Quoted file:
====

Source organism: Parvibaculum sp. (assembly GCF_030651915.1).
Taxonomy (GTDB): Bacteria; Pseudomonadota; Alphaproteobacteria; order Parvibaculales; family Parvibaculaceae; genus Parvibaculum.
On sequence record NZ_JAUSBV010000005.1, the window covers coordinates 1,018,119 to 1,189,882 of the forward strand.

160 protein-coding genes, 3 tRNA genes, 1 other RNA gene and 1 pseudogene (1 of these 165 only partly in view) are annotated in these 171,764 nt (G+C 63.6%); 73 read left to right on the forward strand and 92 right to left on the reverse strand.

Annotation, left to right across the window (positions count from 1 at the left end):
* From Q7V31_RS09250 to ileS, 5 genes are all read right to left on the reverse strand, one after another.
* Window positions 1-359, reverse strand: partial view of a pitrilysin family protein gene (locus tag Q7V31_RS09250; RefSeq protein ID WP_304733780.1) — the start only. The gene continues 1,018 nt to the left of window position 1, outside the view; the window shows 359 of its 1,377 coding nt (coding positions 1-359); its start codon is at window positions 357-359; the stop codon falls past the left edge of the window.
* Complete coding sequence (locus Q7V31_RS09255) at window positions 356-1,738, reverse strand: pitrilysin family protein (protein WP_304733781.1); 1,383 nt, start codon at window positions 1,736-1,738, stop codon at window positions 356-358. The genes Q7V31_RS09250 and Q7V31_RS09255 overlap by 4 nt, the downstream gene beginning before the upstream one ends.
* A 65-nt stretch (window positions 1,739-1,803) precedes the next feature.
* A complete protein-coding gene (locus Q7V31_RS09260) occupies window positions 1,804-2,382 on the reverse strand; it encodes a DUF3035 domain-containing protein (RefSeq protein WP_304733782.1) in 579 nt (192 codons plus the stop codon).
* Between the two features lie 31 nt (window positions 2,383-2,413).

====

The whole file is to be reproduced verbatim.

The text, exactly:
Source organism: Parvibaculum sp. (assembly GCF_030651915.1).
Taxonomy (GTDB): Bacteria; Pseudomonadota; Alphaproteobacteria; order Parvibaculales; family Parvibaculaceae; genus Parvibaculum.
On sequence record NZ_JAUSBV010000005.1, the window covers coordinates 1,018,119 to 1,189,882 of the forward strand.

160 protein-coding genes, 3 tRNA genes, 1 other RNA gene and 1 pseudogene (1 of these 165 only partly in view) are annotated in these 171,764 nt (G+C 63.6%); 73 read left to right on the forward strand and 92 right to left on the reverse strand.

Annotation, left to right across the window (positions count from 1 at the left end):
* From Q7V31_RS09250 to ileS, 5 genes are all read right to left on the reverse strand, one after another.
* Window positions 1-359, reverse strand: partial view of a pitrilysin family protein gene (locus tag Q7V31_RS09250; RefSeq protein ID WP_304733780.1) — the start only. The gene continues 1,018 nt to the left of window position 1, outside the view; the window shows 359 of its 1,377 coding nt (coding positions 1-359); its start codon is at window positions 357-359; the stop codon falls past the left edge of the window.
* Complete coding sequence (locus Q7V31_RS09255) at window positions 356-1,738, reverse strand: pitrilysin family protein (protein WP_304733781.1); 1,383 nt, start codon at window positions 1,736-1,738, stop codon at window positions 356-358. The genes Q7V31_RS09250 and Q7V31_RS09255 overlap by 4 nt, the downstream gene beginning before the upstream one ends.
* A 65-nt stretch (window positions 1,739-1,803) precedes the next feature.
* A complete protein-coding gene (locus Q7V31_RS09260) occupies window positions 1,804-2,382 on the reverse strand; it encodes a DUF3035 domain-containing protein (RefSeq protein WP_304733782.1) in 579 nt (192 codons plus the stop codon).
* Between the two features lie 31 nt (window positions 2,383-2,413).